Imagine a series, a spin-off, whose protagonist is a character that originated in a film more than 40 years ago. He is a fan favourite because he has a certain mystique and, let’s face it, he looks cool. Imagine that series stripping this protagonist of his mystique (and, for much of the running time, his iconic outfit) by taking away pretty much every characteristic they had. And now imagine the series dumping its protagonist halfway through in favour of another character from another series that himself was clearly inspired by the original character.
Yes, I know how that sounds. Convoluted and nonsensical barely begins to cover it. Still, that’s pretty much what happened with The Book of Boba Fett, the most recent addition to the Star Wars canon. What’s going on here? Were they playing with our expectations? Was the series supposed to be subversive? Was COVID-19 to blame for this mess?
We get it, Disney: a lot of very vocal fans didn’t like The Last Jedi. We don’t even have to call all of the dislike of Episode VIII an expression of toxic fandom; Rian Johnson’s stab at Star Warswas designed to be something of a slap in the face of business as usual, and while I loved the daring of many of its ideas, they weren’t always executed altogether well. At times I could see what Johnson was going for but felt that he was doing so in ways that were clunky or at odds with other things the film was trying to do.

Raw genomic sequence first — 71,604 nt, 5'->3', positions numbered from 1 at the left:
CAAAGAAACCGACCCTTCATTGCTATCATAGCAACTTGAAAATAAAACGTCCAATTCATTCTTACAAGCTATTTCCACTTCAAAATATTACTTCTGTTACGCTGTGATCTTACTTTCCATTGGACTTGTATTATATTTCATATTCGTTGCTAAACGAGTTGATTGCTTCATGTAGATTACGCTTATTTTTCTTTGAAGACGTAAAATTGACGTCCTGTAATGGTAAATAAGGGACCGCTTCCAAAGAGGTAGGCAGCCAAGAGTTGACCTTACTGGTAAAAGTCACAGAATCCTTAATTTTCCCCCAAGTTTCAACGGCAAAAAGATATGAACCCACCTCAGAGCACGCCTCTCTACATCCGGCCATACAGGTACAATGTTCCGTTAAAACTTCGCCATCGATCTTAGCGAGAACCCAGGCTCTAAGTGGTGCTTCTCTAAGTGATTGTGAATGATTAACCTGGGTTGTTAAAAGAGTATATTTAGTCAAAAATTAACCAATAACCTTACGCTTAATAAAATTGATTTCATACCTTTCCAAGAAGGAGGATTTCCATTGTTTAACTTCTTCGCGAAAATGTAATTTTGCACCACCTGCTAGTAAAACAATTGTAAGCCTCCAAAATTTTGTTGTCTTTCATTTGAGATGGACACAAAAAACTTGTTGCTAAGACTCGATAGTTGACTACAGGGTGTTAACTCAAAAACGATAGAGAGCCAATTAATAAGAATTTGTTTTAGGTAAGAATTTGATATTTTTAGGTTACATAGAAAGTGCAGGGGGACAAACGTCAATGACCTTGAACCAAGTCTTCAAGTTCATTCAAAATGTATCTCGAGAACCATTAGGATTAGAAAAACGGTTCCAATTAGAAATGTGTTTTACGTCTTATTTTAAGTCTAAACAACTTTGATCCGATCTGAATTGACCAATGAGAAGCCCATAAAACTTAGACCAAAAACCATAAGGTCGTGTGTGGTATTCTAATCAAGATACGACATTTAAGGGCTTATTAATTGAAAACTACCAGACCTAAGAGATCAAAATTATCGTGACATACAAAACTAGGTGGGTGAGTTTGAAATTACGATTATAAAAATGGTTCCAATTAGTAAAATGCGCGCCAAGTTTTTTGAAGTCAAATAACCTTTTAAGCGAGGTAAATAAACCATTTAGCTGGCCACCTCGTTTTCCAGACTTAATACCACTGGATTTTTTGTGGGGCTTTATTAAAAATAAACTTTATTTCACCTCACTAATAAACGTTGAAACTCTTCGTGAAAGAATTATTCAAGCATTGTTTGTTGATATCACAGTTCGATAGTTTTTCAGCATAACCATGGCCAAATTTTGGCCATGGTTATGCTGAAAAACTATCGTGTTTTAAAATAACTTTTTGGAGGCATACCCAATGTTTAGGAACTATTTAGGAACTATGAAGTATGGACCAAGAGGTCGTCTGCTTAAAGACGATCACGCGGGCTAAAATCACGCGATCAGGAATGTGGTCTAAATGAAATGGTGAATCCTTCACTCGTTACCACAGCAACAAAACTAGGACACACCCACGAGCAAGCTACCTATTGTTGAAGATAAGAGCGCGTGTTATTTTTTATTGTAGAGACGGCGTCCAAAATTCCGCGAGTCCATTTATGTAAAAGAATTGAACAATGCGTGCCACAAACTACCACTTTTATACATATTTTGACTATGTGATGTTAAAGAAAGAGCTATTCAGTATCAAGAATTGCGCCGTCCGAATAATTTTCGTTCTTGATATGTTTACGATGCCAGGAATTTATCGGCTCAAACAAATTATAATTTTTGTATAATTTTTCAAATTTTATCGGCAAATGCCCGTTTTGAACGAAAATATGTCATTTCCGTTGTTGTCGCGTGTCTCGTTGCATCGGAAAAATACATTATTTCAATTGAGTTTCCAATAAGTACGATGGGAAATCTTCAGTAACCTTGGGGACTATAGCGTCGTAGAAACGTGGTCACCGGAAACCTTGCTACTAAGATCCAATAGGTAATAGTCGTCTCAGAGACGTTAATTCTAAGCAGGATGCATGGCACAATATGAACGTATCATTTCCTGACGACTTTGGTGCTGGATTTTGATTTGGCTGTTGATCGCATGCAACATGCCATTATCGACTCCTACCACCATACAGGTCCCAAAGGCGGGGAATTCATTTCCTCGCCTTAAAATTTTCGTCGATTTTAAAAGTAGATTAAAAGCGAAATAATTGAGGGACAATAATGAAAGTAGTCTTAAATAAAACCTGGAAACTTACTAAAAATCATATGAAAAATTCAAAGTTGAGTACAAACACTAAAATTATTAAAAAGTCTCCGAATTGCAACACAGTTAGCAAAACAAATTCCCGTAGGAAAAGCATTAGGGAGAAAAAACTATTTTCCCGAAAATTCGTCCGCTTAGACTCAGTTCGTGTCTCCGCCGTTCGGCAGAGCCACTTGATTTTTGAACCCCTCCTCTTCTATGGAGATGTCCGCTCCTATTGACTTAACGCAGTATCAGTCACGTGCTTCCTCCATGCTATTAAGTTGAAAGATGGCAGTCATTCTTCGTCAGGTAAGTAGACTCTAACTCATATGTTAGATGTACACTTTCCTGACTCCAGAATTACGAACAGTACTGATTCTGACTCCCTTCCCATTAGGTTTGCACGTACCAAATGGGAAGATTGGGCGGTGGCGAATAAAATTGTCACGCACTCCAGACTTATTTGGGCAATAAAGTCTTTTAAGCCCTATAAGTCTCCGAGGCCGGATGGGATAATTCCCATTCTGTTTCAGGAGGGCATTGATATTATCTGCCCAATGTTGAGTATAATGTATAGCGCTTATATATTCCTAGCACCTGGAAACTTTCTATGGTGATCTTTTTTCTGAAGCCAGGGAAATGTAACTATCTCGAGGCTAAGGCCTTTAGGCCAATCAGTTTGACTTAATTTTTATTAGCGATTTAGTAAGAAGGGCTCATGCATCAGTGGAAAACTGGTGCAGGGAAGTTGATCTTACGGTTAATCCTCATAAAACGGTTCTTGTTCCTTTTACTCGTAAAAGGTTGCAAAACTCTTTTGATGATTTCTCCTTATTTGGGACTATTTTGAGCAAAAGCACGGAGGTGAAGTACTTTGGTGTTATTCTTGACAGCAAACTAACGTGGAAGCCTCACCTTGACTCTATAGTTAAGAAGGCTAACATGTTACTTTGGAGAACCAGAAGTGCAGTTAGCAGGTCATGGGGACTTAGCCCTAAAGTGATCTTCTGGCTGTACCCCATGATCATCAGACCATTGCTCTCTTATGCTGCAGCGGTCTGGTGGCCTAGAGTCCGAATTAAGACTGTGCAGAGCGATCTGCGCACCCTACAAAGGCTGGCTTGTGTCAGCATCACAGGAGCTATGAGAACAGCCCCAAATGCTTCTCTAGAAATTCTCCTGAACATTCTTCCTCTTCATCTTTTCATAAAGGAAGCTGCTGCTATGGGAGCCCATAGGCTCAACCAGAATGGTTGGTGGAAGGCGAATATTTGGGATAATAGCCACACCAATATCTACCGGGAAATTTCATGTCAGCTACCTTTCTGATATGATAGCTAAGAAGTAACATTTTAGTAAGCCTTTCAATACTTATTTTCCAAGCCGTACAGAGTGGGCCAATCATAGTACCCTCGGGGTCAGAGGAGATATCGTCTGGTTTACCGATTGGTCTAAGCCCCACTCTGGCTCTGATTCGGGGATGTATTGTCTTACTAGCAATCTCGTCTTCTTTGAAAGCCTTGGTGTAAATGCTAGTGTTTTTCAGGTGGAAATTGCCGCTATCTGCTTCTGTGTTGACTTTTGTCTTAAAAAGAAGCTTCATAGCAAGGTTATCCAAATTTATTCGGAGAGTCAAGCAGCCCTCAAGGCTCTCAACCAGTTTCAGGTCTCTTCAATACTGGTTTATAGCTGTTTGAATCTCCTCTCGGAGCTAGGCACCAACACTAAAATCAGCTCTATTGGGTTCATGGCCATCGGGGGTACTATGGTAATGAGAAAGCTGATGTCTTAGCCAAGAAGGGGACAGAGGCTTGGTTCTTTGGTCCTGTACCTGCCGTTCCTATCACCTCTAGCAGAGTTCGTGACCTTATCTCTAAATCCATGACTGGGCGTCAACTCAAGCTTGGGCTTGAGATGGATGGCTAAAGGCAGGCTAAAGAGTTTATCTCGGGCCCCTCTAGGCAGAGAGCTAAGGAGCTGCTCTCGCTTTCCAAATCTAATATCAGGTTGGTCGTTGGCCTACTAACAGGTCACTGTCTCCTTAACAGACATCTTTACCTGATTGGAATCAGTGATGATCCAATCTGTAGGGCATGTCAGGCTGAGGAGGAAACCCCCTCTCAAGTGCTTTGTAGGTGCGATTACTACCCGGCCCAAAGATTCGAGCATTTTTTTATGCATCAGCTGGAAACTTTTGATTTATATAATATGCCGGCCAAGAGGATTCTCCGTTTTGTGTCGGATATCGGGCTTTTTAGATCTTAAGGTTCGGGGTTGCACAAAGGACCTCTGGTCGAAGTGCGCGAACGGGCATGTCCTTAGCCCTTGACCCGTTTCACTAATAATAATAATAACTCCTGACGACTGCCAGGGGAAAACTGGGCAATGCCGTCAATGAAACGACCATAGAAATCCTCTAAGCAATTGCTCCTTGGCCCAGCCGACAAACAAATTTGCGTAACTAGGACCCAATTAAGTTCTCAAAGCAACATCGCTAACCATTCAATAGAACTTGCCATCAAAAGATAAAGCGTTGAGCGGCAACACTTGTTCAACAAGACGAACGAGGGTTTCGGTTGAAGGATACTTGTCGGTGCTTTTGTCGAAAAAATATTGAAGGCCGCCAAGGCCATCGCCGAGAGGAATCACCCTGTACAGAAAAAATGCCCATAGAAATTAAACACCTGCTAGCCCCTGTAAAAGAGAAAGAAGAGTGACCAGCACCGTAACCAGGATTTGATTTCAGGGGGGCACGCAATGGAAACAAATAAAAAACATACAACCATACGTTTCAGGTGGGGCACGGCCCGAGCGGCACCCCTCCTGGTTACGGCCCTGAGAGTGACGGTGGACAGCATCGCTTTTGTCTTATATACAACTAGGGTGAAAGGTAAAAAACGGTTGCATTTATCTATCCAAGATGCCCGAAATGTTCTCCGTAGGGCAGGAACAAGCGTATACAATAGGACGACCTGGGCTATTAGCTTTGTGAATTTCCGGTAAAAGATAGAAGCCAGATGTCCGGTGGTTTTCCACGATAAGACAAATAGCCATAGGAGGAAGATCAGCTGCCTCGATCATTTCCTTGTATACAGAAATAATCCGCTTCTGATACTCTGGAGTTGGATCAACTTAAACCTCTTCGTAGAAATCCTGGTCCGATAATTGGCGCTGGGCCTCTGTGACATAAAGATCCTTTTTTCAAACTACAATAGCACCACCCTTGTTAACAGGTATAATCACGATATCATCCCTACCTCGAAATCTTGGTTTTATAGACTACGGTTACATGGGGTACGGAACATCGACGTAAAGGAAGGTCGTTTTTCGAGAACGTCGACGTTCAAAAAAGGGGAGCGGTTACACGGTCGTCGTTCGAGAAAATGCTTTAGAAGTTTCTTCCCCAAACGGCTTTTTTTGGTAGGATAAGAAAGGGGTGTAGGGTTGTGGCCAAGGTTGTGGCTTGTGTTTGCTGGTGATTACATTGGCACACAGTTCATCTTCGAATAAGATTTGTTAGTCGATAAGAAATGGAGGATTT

Nonetheless, The Last Jedi had ideas, it had a vision, it was interested in doing more than being the Star Wars cover band that The Force Awakens was, even if that one delivered its version of A New Hope‘s greatest hits with panache. If Rise of Skywalker wants to do something, it’s kowtowing to the loudest and most toxic critics of The Last Jedi. It doesn’t have a vision other than that of apologising loudly and unthinkingly for the perceived mistakes of the previous episode. In short, Rise of Skywalker may just be the most cowardly expression of fan service I have ever seen.
When I first heard about Warner Bros. Pictures’ plans to bring the Potterverse back to the big screen with Fantastic Beasts and How to Find Them, I pretty much dismissed those plans as them going back to their favourite cash cow: a decision based primarily on monetary interests. Rowling’s book, published in between the fourth and fifth Harry Potter novels, was more of a sourcebook for the fans, so why turn this into a film – or, indeed, a series of films? For the many shiny sickles and galleons the producers would add to their hoard at Gringotts, obviously.